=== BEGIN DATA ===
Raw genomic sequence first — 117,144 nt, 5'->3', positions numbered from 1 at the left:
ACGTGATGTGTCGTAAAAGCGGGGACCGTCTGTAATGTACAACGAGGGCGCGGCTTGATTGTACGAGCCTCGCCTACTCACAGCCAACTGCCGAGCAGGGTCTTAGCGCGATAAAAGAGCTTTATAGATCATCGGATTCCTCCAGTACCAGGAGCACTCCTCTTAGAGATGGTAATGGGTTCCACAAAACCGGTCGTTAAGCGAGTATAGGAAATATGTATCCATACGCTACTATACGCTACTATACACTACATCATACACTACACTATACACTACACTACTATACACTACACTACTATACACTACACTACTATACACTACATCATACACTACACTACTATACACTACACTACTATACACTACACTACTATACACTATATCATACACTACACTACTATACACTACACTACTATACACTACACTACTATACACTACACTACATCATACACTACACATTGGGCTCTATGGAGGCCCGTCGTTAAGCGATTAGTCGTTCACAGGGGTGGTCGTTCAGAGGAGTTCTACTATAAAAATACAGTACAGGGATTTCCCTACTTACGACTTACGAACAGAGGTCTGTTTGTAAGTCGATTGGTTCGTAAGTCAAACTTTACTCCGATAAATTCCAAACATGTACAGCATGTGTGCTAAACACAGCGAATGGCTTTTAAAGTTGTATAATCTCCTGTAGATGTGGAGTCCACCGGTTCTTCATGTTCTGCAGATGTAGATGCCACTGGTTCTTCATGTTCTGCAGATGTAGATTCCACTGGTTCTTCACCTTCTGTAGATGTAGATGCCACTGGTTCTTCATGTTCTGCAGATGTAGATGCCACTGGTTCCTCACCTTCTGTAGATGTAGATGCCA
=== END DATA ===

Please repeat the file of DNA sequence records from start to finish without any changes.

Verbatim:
Raw genomic sequence first — 117,144 nt, 5'->3', positions numbered from 1 at the left:
ACGTGATGTGTCGTAAAAGCGGGGACCGTCTGTAATGTACAACGAGGGCGCGGCTTGATTGTACGAGCCTCGCCTACTCACAGCCAACTGCCGAGCAGGGTCTTAGCGCGATAAAAGAGCTTTATAGATCATCGGATTCCTCCAGTACCAGGAGCACTCCTCTTAGAGATGGTAATGGGTTCCACAAAACCGGTCGTTAAGCGAGTATAGGAAATATGTATCCATACGCTACTATACGCTACTATACACTACATCATACACTACACTATACACTACACTACTATACACTACACTACTATACACTACACTACTATACACTACATCATACACTACACTACTATACACTACACTACTATACACTACACTACTATACACTATATCATACACTACACTACTATACACTACACTACTATACACTACACTACTATACACTACACTACATCATACACTACACATTGGGCTCTATGGAGGCCCGTCGTTAAGCGATTAGTCGTTCACAGGGGTGGTCGTTCAGAGGAGTTCTACTATAAAAATACAGTACAGGGATTTCCCTACTTACGACTTACGAACAGAGGTCTGTTTGTAAGTCGATTGGTTCGTAAGTCAAACTTTACTCCGATAAATTCCAAACATGTACAGCATGTGTGCTAAACACAGCGAATGGCTTTTAAAGTTGTATAATCTCCTGTAGATGTGGAGTCCACCGGTTCTTCATGTTCTGCAGATGTAGATGCCACTGGTTCTTCATGTTCTGCAGATGTAGATTCCACTGGTTCTTCACCTTCTGTAGATGTAGATGCCACTGGTTCTTCATGTTCTGCAGATGTAGATGCCACTGGTTCCTCACCTTCTGTAGATGTAGATGCCA